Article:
Fitness Trackers May Boost Weight Loss

A woman exercises while holding her smartphone.
Fitness apps may help you get in shape. (Image credit: Woman exercising photo via Shutterstock)

Fitness trackers may help some people get more out of using a weight loss app, a new survey suggests.

The survey, which involved more than 5,000 people who use the popular weight loss app Lose It!, found that 60 percent of users said they lost more weight when they paired a fitness tracker with the app, compared with when they didn't use a tracker. In fact, 96 percent of the responders said they were using an activity tracker along with the app.

Adding a fitness tracker to the app may provide "another level of accountability" for users, said Charles Teague, CEO of Lose It! "Motivation is a major factor in helping our members lose weight and it was exciting to see the role connecting an activity tracker to Lose It! can play," Teague told Live Science.

The survey also showed that 92 percent of users said using a fitness tracker with the app helps them stay motivated.

However, it may be that people who use this app are more dedicated to their fitness trackers than people who don't. Eighty-seven percent of Lose It! users said they wear their activity tracker every day, and 78 percent said they have used their activity tracker for a year or more. This is in contrast to another recent survey, which found that about one-third of Americans who own a fitness tracker or smartwatch abandon the device within six to 12 months. [Fantasy Fitness Tracker: 8 Absolutely Must-Have Features]

Using one of the best fitness trackers in conjunction with the app may give users a better overall picture of their health, Teague said. The Lose It! app calculates how many calories users should consume per day to achieve their weight loss goals, and includes a calorie tracker and a database of foods. Users can also manually log their exercise and weight, and challenge friends to compete toward a particular goal.

But the app does not automatically track workouts, sleep or weight, and can only track steps automatically if people are using an iPhone 5S or iPhone 6, and this is where a fitness tracker may step in.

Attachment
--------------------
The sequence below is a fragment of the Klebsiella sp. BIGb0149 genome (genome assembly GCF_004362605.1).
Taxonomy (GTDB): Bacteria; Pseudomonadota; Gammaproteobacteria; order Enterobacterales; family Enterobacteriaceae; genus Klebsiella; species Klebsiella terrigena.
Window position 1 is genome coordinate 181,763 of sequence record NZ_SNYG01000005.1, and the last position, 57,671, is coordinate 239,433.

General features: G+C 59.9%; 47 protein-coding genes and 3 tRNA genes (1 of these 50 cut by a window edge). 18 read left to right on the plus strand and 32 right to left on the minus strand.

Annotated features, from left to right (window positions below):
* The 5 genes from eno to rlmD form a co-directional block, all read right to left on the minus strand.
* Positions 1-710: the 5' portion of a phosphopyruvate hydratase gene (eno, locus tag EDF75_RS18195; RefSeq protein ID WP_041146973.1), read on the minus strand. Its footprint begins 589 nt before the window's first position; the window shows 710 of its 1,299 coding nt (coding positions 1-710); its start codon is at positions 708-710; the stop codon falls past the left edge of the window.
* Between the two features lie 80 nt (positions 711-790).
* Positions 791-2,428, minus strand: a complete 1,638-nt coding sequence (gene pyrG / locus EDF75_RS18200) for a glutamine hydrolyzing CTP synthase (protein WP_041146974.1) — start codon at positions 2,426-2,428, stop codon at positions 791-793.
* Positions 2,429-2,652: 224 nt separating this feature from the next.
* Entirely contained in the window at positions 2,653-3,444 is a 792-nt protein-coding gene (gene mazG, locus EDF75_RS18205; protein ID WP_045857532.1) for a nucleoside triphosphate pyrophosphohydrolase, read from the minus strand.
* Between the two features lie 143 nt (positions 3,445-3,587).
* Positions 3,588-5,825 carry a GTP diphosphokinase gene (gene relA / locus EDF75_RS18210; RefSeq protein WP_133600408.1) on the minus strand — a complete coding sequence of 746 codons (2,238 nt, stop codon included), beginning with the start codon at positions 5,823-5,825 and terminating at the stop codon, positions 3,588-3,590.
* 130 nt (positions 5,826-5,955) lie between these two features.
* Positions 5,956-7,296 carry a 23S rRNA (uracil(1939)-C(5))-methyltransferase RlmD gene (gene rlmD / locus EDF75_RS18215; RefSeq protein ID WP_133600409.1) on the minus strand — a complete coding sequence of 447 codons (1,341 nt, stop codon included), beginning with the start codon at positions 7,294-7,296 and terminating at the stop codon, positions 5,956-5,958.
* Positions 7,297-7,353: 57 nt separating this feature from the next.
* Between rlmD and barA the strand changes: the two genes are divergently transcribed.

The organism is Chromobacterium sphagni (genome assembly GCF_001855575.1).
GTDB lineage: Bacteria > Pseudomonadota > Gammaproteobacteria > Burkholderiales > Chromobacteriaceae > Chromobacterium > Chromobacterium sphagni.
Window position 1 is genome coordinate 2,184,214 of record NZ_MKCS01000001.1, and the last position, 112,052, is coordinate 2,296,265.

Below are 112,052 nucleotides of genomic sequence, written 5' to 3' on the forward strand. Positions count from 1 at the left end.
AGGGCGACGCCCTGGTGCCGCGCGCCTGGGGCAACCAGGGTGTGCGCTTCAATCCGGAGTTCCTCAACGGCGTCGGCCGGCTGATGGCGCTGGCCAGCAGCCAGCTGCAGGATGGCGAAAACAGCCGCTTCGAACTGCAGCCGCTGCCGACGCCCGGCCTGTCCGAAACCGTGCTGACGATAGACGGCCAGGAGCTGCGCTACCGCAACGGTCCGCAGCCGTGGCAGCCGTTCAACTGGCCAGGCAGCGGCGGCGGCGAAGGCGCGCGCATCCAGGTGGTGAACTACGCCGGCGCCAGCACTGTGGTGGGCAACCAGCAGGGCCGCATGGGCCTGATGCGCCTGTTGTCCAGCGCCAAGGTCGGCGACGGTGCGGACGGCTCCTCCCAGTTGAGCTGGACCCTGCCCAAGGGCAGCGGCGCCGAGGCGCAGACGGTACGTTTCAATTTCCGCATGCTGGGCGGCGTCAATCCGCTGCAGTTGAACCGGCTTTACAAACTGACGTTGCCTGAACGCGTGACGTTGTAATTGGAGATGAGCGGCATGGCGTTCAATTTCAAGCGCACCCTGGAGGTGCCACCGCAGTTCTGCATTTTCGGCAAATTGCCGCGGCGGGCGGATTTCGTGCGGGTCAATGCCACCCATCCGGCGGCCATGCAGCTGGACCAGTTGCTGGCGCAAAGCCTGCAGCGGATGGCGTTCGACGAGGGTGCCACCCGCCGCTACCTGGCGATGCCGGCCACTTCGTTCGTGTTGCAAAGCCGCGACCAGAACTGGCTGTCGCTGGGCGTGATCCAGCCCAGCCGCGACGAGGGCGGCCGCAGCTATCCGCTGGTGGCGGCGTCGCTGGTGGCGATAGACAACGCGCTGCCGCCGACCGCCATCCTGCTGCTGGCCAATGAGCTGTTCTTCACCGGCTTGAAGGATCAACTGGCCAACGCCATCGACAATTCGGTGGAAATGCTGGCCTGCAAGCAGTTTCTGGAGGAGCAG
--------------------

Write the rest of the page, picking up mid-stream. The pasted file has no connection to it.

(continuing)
Dr. Mitesh S. Patel, an assistant professor of medicine and health care management at the University of Pennsylvania School of Medicine, noted that the new survey was not a scientific study, so there are limitations to what people can draw from the findings. For example, users did not have their weight measured objectively, so it's not clear whether they really did lose weight, Patel said.

Patel, who was not involved in the research, agreed that the people who responded to the survey are probably more motivated than the average person in the population.

And it's likely not the wearable device itself that's causing people to lose weight, but rather how the wearable or the app engages users to motivate them to change their behavior, Patel said.

Although wearable devices have the potential to help people change their behaviors, more studies need to be done to look at which engagement strategy works best for users, Patel said. These studies should be well designed and include a control group (for example, a group that does not use a fitness tracker, to be compared with a group that does).

Patel and colleagues are in the process of studying which strategies help motivate people the most to change their behavior. A previous study from Patel's group found that most smartphone apps are just as good at counting steps as wearable devices.

Follow Rachael Rettner @RachaelRettner. Follow Live Science @livescience, Facebook & Google+. Original article on Live Science.

Rachael Rettner

Rachael is a Live Science contributor, and was a former channel editor and senior writer for Live Science between 2010 and 2022. She has a master's degree in journalism from New York University's Science, Health and Environmental Reporting Program. She also holds a B.S. in molecular biology and an M.S. in biology from the University of California, San Diego. Her work has appeared in Scienceline, The Washington Post and Scientific American.